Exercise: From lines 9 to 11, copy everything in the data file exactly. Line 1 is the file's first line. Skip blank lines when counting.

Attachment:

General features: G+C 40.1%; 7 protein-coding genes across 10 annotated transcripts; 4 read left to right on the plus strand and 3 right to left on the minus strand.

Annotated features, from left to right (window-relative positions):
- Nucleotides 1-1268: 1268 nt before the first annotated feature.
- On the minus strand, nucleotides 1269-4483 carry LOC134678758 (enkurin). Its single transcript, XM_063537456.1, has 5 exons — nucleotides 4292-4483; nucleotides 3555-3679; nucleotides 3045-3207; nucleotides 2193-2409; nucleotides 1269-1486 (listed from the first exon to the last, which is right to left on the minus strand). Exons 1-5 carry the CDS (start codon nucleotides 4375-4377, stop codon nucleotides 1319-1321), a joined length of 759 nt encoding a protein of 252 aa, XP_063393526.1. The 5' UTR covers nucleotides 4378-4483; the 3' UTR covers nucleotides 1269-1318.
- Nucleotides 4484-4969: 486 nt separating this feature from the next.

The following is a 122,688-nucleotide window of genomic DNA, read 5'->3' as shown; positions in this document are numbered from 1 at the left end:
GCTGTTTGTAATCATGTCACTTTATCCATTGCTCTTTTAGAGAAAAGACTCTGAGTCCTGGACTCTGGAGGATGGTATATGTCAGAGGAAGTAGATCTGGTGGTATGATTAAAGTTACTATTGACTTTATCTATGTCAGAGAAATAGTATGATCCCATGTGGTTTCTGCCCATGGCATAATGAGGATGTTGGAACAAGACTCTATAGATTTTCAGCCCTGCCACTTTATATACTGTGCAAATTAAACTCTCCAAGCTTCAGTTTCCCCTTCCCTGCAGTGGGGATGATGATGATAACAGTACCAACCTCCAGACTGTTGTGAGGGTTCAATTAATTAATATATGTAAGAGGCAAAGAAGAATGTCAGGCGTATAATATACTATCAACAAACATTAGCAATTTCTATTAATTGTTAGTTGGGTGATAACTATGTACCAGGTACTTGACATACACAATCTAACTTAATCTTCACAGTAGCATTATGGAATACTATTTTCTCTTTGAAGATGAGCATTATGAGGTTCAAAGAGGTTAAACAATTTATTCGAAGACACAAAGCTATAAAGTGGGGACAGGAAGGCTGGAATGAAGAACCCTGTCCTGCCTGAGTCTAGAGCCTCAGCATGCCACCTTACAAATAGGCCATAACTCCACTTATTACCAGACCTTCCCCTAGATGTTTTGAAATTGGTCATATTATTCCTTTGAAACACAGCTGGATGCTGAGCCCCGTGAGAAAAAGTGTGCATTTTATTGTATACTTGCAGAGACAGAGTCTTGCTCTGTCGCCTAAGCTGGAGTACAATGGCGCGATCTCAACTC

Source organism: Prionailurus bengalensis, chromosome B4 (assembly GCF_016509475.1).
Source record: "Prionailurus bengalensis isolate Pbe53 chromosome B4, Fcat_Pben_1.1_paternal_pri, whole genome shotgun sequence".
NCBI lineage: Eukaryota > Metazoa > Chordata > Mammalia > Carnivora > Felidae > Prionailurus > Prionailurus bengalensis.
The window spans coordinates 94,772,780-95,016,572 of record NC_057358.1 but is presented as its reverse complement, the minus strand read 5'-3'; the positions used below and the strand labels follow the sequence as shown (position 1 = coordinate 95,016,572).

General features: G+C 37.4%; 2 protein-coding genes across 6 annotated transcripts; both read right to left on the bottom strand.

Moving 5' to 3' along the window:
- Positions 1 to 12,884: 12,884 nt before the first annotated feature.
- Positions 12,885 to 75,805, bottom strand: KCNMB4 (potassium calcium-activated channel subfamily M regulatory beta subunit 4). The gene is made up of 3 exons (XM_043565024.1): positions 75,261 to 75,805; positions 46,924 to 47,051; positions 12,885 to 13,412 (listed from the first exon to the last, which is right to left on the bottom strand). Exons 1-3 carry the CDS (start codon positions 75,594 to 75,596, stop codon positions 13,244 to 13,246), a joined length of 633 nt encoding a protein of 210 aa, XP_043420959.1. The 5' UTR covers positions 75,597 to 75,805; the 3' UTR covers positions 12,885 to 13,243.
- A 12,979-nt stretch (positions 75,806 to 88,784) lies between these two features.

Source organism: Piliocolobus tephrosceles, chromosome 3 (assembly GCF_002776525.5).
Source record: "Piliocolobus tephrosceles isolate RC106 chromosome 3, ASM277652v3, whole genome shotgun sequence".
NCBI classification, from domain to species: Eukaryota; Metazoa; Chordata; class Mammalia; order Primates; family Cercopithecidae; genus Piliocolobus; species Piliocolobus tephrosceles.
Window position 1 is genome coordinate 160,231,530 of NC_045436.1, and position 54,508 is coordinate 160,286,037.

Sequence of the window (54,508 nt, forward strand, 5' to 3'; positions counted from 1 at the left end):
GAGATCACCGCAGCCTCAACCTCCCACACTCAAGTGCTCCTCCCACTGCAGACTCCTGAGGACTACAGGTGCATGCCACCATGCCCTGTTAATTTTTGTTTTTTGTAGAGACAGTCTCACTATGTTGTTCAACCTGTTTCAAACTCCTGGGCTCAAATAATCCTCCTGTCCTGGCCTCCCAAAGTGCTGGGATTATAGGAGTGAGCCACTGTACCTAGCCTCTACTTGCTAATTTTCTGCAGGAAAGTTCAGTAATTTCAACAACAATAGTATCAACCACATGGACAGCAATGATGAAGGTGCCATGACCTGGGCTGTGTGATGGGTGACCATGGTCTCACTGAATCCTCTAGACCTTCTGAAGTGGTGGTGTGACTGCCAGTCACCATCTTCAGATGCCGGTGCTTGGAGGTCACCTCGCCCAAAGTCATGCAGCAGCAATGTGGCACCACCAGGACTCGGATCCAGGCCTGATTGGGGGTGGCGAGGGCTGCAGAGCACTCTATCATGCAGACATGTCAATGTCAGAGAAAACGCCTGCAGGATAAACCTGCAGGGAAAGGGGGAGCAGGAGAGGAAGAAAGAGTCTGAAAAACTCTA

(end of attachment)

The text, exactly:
Source record: "Prionailurus bengalensis isolate Pbe53 chromosome B4, Fcat_Pben_1.1_paternal_pri, whole genome shotgun sequence".
NCBI lineage: Eukaryota > Metazoa > Chordata > Mammalia > Carnivora > Felidae > Prionailurus > Prionailurus bengalensis.
The window spans coordinates 94,772,780-95,016,572 of record NC_057358.1 but is presented as its reverse complement, the minus strand read 5'-3'; the positions used below and the strand labels follow the sequence as shown (position 1 = coordinate 95,016,572).